September was a busy month for Australia's housing market, reflected by the robust home sales and tight rental vacancy rates.

The Housing Industry Association (HIA)'s latest New Home Sales report showed a 2.3% monthly increase in the sale of new detached homes in September.

HIA economist Tom Devitt said home sales have remained resilient since the end of the HomeBuilder in March and are stronger compared to 2018 and 2019, which pre-date both the pandemic and the scheme.

"In the six months from April to September, new home sales were 9.3% above the same period in 2019 and 0.8% above the same period in 2018," Mr Devitt said.

“On a quarterly basis too, the last three months were up by 7.4% and 0.6% on the same quarters in 2019 and 2018, respectively."

Western Australia reported the strongest sales growth compared to 2019 at 46.3%, followed by New South Wales (34.6%).

Mr Devitt expects sales to maintain its strength over the next few months.

"These relatively strong sales will ensure that the boost in home building flows through to the second half of 2022," he said.

"When combined with the ongoing strength in renovation activity the home building sector will continue to pull the economy forward for at least the next year."

Tight vacancy rates

A separate report from SQM Research showed that Australia's rental vacancy rate hit 1.7% in September, a slight gain from 1.6% in August.

Smaller capital cities have reported vacancy rates below 1%, with Hobart striking the lowest share of available homes for lease at 0.5%.

On the other hand, vacancy rates in Melbourne and Sydney remained high at 3.5% and 2.7%, respectively.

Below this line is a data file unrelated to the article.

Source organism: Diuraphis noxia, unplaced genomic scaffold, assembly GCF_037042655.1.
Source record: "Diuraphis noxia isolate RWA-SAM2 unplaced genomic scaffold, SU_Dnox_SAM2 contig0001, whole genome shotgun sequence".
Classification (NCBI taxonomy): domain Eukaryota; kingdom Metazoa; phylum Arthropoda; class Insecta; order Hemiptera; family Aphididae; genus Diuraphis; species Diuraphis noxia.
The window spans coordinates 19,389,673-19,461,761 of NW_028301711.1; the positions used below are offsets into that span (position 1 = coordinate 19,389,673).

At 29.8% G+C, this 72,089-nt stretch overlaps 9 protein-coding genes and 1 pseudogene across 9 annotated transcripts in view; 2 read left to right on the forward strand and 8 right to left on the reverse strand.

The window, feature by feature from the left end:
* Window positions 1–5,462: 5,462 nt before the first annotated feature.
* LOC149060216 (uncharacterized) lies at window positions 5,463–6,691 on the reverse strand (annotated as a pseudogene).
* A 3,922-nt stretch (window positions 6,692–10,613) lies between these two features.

Brisbane also reported an elevated vacancy rate at 1.4%.

Vacancy rates for September 2021

SQM Research managing director Louis Christopher said the slight change in overall vacancy rates over the month indicates that the market is still favourable to landlords, except in Melbourne and Sydney.

"As NSW and Victoria come out of lockdown and back to some sense of normality we expect some movement in the rental market," Mr Christopher said.

"CBD locations may well improve for property owners as overseas students return to our shores."

Given the stable vacancy rates, asking rents increased by 0.6% for houses to $536 weekly and by 1.7% to $409 weekly.

On an annual basis, weekly rents rose across capital cities, except in Melbourne’s unit segment which posted a 4.1% decline.

Canberra still took the spot as the most expensive rental market, reporting weekly rents of $723 for houses and 514 for units.

Meanwhile, Adelaide had the lowest weekly rents for both houses ($455) and units ($338).

Weekly rents for the year ending October 2021

Photo by Alejandro Alfaro on Unsplash.